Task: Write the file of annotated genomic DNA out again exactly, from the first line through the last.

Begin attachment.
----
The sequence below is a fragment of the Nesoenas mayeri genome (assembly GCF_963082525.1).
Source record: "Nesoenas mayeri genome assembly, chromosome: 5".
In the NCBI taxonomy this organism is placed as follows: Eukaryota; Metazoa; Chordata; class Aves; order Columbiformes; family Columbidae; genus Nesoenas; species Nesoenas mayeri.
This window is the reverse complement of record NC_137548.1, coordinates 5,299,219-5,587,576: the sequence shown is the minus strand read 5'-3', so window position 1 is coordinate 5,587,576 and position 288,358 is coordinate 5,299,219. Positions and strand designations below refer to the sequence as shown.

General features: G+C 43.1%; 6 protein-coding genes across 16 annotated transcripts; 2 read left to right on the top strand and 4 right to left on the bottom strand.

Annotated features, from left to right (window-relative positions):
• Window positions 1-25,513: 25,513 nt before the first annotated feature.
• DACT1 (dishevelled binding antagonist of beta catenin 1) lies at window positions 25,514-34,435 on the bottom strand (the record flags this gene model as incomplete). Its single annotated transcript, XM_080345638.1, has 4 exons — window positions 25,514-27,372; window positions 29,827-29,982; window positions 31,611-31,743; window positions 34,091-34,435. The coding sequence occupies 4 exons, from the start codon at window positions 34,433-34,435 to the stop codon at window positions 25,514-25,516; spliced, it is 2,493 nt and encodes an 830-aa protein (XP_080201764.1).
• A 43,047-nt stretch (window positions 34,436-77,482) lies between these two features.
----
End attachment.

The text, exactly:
The sequence below is a fragment of the Nesoenas mayeri genome (assembly GCF_963082525.1).
Source record: "Nesoenas mayeri genome assembly, chromosome: 5".
In the NCBI taxonomy this organism is placed as follows: Eukaryota; Metazoa; Chordata; class Aves; order Columbiformes; family Columbidae; genus Nesoenas; species Nesoenas mayeri.
This window is the reverse complement of record NC_137548.1, coordinates 5,299,219-5,587,576: the sequence shown is the minus strand read 5'-3', so window position 1 is coordinate 5,587,576 and position 288,358 is coordinate 5,299,219. Positions and strand designations below refer to the sequence as shown.

General features: G+C 43.1%; 6 protein-coding genes across 16 annotated transcripts; 2 read left to right on the top strand and 4 right to left on the bottom strand.

Annotated features, from left to right (window-relative positions):
• Window positions 1-25,513: 25,513 nt before the first annotated feature.
• DACT1 (dishevelled binding antagonist of beta catenin 1) lies at window positions 25,514-34,435 on the bottom strand (the record flags this gene model as incomplete). Its single annotated transcript, XM_080345638.1, has 4 exons — window positions 25,514-27,372; window positions 29,827-29,982; window positions 31,611-31,743; window positions 34,091-34,435. The coding sequence occupies 4 exons, from the start codon at window positions 34,433-34,435 to the stop codon at window positions 25,514-25,516; spliced, it is 2,493 nt and encodes an 830-aa protein (XP_080201764.1).
• A 43,047-nt stretch (window positions 34,436-77,482) lies between these two features.